The Next Wave: Scott Vincent, Hungry Man

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Scott Vincent takes an extended pause in the middle of his Creativity interview. He's not deep in thought. Rather, he's cracking up so hard he can't talk or even breathe. He had been reminiscing about some of his work for Archipelago, which he directed and wrote while still a creative at Fallon/Minneapolis. The spots hilariously promoted a switchover to online trading by depicting the insane habits of a fully grown man who jumps into bed with his parents, or of another lad who turns to his mom's chest for lunchtime chow. Blessed with a sixth sense in funny, Vincent has a fitting new home at Hungry Man, which he joined this September.

Directing is Vincent's third attempt at a career. The 42-year-old SoCal native graduated from UC/Santa Barbara with a geology degree, and worked a while for the government. "But I like making stuff up, and in geology, they kind of frown upon that," he deadpans. So Vincent put a book together and made his way into advertising, at agencies like TBWAChiatDayVenice and ultimately Fallon, where he was a CD on Archipelago. Since he joined Hungry Man, he continues to direct for the client, this time a massive project entitled The Open Show. The slapstick series of one-minute shorts debuted last month and will continue every morning on MSNBC at 8:59 until the end of the year (see archives on Reminiscent of Spinal Tap's docu-comedy, they track the quixotic exploits of the goofy Jeff and Neal, who set out cross-country in search of a perfect signal for the opening of the online exchange.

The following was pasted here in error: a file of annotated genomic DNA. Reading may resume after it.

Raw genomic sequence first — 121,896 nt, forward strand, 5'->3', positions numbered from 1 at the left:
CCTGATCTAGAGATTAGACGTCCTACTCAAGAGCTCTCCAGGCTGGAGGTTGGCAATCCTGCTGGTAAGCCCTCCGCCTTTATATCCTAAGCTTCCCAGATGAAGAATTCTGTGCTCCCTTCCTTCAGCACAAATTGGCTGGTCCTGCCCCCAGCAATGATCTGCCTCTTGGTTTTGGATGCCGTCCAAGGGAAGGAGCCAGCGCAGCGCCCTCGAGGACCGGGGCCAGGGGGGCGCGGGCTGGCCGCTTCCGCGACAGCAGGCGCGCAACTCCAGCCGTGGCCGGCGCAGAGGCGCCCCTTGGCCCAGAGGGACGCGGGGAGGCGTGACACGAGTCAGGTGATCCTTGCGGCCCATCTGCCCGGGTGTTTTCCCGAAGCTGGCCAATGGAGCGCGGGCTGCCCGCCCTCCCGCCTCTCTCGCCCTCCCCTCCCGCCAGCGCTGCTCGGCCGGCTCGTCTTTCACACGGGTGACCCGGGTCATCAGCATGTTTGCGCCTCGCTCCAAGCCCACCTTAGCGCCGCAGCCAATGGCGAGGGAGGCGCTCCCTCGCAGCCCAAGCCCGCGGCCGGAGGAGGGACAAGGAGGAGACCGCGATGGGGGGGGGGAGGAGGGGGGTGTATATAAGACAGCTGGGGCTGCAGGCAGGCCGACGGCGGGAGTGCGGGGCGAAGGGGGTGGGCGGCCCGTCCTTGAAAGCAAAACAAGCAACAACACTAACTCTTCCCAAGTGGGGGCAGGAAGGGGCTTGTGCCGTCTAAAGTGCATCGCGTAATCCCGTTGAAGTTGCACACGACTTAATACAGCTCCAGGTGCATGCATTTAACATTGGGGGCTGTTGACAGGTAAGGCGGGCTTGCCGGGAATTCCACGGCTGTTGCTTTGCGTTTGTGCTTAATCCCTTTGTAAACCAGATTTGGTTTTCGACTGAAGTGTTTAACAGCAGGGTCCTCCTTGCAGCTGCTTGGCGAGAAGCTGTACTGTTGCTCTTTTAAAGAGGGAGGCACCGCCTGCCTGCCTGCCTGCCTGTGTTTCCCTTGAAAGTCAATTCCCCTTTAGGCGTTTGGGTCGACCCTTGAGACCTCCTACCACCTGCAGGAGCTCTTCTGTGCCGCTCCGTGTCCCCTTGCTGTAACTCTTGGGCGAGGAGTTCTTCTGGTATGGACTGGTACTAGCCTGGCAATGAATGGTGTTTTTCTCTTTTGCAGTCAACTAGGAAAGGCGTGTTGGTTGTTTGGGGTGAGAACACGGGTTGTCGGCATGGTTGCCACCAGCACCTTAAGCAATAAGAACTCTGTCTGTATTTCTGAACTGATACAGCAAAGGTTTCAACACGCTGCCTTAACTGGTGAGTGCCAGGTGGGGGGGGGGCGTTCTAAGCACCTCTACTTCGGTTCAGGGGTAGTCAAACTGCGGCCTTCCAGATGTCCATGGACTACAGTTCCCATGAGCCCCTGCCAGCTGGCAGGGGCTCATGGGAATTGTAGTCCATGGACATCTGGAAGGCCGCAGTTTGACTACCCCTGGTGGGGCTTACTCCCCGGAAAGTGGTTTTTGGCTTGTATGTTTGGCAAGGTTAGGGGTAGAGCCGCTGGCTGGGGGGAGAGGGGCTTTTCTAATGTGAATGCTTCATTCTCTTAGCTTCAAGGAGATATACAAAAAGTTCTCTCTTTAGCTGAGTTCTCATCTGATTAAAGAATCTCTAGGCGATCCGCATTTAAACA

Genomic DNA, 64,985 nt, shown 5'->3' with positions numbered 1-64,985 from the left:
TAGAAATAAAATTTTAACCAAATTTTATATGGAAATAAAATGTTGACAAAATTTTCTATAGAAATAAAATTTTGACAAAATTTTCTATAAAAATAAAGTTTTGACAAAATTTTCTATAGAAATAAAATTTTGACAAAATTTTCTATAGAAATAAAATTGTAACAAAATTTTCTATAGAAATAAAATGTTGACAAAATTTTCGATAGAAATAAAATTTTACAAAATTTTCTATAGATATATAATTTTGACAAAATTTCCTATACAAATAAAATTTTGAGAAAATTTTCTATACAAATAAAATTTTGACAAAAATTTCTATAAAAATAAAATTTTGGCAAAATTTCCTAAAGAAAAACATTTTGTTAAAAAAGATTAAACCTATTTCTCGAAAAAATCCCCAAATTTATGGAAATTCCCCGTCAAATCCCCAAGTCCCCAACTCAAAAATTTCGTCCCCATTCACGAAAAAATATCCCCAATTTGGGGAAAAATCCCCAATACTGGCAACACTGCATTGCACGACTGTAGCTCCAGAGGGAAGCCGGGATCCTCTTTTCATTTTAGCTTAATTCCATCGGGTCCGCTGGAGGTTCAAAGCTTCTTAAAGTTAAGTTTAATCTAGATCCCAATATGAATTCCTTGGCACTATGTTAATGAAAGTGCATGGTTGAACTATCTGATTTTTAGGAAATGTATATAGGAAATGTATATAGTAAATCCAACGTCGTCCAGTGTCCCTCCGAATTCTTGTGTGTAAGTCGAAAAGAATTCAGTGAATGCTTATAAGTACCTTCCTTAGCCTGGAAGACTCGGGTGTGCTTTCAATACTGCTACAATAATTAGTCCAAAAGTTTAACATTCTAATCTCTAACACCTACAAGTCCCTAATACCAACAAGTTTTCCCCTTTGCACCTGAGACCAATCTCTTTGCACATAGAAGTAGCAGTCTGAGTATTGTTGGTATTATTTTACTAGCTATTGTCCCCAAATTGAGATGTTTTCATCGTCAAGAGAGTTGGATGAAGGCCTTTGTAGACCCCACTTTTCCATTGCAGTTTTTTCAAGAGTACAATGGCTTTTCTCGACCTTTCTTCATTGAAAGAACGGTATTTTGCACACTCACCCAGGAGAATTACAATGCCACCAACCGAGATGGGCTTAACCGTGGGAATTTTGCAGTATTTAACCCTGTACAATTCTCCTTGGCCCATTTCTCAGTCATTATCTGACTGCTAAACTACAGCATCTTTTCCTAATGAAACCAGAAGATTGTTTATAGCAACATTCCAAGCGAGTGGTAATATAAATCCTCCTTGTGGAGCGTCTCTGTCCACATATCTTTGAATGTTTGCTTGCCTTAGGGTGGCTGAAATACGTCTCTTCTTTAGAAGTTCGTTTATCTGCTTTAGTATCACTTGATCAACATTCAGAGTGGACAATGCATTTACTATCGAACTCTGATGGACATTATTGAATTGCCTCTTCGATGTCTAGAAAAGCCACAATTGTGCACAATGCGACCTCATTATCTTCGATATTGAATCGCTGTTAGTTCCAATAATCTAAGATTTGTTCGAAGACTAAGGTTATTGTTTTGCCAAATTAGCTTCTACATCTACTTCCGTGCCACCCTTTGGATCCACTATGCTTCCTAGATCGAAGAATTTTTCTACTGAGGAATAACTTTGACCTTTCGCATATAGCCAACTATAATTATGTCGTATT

But for Vincent it's not just about money. There's also sex. Earlier this year he was in London filming a spot for The Observer, featuring a suicidal carrot, when a script came in from Saatchi/London for broadcast on the Coco De Mer campaign, whose innocuously lewd print ads took this year's Press Grand Prix at Cannes. It called for a succession of big O's to ensue from a boardroom of suited, um, stiffs. "In comedy, I like strange things played small," he notes. "This was a chance to take something that would normally be pretty broad and play it small. I didn't want it to be like the hair commercials."Casting extended into the wee hours, with Vincent reviewing various moaners on videotape in his London hotel room." I would try to keep the sound down, but then I couldn't hear. So I'd turn it up a little bit, and of course that's when they started shrieking. The next morning people were like 'Show some dignity! You gotta relax a little bit in there!'"

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